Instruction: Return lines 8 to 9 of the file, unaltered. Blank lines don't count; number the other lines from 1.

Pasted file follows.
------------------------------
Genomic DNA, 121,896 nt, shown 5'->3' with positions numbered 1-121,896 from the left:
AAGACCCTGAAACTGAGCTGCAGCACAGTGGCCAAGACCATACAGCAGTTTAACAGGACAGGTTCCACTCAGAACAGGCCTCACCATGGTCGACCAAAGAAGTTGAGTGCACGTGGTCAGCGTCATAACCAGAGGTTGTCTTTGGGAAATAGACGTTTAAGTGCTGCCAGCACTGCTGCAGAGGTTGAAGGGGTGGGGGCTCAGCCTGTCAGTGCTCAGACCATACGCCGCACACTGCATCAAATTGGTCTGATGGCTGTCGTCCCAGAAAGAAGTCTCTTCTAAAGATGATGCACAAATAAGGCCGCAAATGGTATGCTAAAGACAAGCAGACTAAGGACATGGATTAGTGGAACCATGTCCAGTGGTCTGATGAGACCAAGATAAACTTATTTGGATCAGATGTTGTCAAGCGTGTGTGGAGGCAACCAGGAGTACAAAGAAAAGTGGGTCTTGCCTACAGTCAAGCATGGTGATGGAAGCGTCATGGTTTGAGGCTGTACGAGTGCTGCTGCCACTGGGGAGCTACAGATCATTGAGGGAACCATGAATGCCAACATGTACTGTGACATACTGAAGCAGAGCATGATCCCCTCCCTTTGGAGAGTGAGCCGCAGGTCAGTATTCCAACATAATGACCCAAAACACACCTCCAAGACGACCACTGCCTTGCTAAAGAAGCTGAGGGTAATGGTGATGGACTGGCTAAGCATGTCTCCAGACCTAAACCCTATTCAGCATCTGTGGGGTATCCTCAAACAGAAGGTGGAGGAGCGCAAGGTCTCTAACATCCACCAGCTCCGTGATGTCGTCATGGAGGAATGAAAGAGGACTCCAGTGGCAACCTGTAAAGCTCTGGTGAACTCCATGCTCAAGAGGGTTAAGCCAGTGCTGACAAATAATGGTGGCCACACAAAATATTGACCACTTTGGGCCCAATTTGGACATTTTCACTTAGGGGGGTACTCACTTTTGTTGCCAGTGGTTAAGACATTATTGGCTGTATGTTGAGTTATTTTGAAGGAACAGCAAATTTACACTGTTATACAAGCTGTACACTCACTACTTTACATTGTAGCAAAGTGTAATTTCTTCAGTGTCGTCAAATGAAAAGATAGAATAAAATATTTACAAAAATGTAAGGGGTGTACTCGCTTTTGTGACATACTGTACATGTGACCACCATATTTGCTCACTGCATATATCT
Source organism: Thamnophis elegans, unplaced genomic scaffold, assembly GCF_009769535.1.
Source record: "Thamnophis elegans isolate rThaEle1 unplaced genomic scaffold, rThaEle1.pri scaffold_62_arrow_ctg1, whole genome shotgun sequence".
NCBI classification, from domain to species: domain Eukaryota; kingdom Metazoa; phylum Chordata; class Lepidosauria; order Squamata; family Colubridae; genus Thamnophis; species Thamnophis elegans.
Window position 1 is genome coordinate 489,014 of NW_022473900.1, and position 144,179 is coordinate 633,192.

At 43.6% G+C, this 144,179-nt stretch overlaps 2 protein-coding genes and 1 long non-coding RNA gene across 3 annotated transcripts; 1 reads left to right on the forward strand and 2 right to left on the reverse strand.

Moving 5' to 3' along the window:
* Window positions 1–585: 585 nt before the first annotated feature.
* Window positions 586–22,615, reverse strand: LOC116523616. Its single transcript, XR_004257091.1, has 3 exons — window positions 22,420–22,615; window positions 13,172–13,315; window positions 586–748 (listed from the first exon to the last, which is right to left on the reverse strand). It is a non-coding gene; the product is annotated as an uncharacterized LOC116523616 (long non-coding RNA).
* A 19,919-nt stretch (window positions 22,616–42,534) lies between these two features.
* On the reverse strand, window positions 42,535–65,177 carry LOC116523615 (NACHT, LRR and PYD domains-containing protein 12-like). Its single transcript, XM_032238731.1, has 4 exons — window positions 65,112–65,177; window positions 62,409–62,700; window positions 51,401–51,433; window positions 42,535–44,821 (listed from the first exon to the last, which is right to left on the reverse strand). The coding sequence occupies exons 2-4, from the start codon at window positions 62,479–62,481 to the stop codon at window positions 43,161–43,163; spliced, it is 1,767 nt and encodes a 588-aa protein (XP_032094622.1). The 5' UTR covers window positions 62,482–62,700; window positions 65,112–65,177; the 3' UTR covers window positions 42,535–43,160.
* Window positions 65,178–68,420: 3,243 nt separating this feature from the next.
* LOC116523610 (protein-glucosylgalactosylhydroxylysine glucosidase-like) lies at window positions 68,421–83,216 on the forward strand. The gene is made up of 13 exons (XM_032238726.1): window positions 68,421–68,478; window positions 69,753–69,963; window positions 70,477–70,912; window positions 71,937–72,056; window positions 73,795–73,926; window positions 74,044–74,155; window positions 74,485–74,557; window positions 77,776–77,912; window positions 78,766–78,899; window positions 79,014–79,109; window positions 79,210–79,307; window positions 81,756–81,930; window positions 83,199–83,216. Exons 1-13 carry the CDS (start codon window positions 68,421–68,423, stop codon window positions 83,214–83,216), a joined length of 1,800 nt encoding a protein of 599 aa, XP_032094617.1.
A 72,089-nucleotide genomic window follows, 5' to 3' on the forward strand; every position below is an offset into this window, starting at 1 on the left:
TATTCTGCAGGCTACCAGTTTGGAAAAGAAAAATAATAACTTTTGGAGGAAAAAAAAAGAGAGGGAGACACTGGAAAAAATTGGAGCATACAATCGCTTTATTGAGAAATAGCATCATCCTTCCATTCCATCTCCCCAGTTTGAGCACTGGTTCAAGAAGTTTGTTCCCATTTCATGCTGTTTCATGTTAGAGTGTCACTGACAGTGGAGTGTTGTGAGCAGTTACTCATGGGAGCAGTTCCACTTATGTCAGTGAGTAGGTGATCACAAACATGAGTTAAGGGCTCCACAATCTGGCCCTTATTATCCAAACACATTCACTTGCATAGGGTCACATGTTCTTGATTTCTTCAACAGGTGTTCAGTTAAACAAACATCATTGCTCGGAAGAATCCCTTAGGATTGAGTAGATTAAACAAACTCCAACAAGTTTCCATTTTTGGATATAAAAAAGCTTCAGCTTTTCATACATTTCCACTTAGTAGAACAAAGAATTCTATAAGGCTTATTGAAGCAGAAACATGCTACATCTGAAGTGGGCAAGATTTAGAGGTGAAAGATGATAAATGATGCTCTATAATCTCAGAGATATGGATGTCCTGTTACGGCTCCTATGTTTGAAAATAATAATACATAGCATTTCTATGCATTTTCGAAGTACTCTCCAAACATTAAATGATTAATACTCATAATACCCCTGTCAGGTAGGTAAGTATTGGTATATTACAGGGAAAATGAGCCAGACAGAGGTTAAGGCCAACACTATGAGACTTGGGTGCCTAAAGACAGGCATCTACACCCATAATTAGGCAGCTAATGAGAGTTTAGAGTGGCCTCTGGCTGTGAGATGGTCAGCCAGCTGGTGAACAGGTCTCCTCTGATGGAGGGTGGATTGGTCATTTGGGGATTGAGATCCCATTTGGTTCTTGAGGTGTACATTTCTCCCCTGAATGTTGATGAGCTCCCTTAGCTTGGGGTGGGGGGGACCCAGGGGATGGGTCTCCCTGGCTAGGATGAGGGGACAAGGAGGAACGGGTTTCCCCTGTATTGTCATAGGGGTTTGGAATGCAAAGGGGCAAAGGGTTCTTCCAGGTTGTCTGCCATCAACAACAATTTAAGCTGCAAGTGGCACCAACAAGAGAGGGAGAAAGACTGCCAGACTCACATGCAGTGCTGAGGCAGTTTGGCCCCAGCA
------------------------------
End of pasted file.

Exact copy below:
Moving 5' to 3' along the window:
* Window positions 1–585: 585 nt before the first annotated feature.